After a final, lengthy round of bargaining, the cross-sector negotiations covering the private sector ended in the early hours of 8 June. The three trade union confederations are in the process of consulting with their members on the outcome. The main development is the proposed increase in the minimum wage – the first since 2008 – which will see an increase in the monthly amount from EUR 1625.72 to EUR 1702 in April 2022. There will be further increases in 2024 and 2026 which along with changes to taxation will mean net increases of EUR 100 and EUR 150. The deal also includes some
Public service federations – Fp-Cgil, Cisl-Fp and Uil-Fpl – have signed a collective agreement with the Misericordie non-profit association that delivers various health and social services. The agreement covers the period 2017-2019 and delivers an EUR 85 a month increase which brings the agreement in line with that negotiated by the ANPAS national association for social assistance. Workers will also get a EUR 1200 lump sum that will be paid in four instalments by January 2022 and vouchers to the value of Eur 200 to be paid around Christmas. A productivity bonus will be suspended pending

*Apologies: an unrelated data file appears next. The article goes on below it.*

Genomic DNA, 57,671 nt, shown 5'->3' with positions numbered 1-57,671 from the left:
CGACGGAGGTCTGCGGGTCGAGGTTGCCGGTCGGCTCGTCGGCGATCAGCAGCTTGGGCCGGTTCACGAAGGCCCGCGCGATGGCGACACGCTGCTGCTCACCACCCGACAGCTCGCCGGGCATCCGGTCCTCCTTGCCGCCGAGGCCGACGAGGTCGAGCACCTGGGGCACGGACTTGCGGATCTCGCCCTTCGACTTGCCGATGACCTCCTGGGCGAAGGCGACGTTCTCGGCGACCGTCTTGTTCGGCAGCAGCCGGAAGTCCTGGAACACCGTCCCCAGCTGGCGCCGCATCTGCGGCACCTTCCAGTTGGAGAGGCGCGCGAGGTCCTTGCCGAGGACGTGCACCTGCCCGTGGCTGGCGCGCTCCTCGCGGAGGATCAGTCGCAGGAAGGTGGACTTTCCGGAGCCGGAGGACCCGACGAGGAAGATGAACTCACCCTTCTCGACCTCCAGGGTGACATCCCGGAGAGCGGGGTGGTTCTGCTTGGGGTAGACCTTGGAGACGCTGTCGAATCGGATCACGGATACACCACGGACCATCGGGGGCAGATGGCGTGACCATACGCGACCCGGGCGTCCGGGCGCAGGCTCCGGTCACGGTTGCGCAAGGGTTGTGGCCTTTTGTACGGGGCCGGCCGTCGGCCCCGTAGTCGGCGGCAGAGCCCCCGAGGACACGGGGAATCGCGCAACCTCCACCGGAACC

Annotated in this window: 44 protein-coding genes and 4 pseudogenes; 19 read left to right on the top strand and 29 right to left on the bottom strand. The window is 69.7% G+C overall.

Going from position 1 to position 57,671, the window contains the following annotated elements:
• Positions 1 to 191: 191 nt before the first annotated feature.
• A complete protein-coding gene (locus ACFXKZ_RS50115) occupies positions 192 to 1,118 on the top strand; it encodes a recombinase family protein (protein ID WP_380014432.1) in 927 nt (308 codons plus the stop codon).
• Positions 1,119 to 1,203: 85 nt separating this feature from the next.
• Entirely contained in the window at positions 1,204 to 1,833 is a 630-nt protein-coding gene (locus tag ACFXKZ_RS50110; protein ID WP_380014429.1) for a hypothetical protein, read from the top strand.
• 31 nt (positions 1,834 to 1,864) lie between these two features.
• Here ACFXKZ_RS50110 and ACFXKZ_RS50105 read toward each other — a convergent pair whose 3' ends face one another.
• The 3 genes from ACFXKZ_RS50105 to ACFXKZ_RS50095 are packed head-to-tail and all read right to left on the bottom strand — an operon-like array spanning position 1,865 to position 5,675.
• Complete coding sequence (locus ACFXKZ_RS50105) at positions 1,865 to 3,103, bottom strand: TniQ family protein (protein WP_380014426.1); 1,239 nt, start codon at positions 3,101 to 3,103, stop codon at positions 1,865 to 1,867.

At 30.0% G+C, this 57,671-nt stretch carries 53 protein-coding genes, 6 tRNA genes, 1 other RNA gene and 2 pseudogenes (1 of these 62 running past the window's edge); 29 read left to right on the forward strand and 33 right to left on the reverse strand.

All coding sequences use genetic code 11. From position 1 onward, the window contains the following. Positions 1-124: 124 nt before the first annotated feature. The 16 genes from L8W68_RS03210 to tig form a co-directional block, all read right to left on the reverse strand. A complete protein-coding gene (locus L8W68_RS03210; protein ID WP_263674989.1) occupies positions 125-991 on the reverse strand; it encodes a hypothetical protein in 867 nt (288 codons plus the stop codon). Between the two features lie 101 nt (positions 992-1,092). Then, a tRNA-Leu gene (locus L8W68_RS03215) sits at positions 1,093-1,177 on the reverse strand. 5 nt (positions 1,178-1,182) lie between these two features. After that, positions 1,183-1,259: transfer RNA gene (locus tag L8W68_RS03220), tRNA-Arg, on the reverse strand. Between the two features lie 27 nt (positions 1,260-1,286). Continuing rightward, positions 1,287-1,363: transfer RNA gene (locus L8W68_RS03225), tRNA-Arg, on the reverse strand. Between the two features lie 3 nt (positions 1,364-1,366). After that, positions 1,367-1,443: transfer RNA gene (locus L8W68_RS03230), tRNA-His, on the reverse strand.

After lengthy negotiations, arbitration in the municipal sector has produced a deal supported by the trade unions. The overall package is worth 2.82%, slightly ahead of inflation and above the 2.7% in the industry sector which is normally seen as setting the pattern for pay bargaining. Pay increases range from NOK 10000 (EUR 980) a year to NOK 22000 (EUR 2150). There is a pot worth 1% that will be dealt with by local negotiations which will aim to contribute to retaining, developing and recruiting staff and acknowledging increased formal and informal competence development. It will also
Trade unions representing workers in public and private sector childcare and after-school provision organised a demonstration outside the ministry of education on 27 May in protest at the failure of the government to include trade unions in the Advisory Board for Elementary Education. The unions argue that it is unacceptable not to ensure that the views of the 61500 workers in the sector are taken into account when developing education policy, particularly in the light of the exceptional commitment they have shown during the pandemic.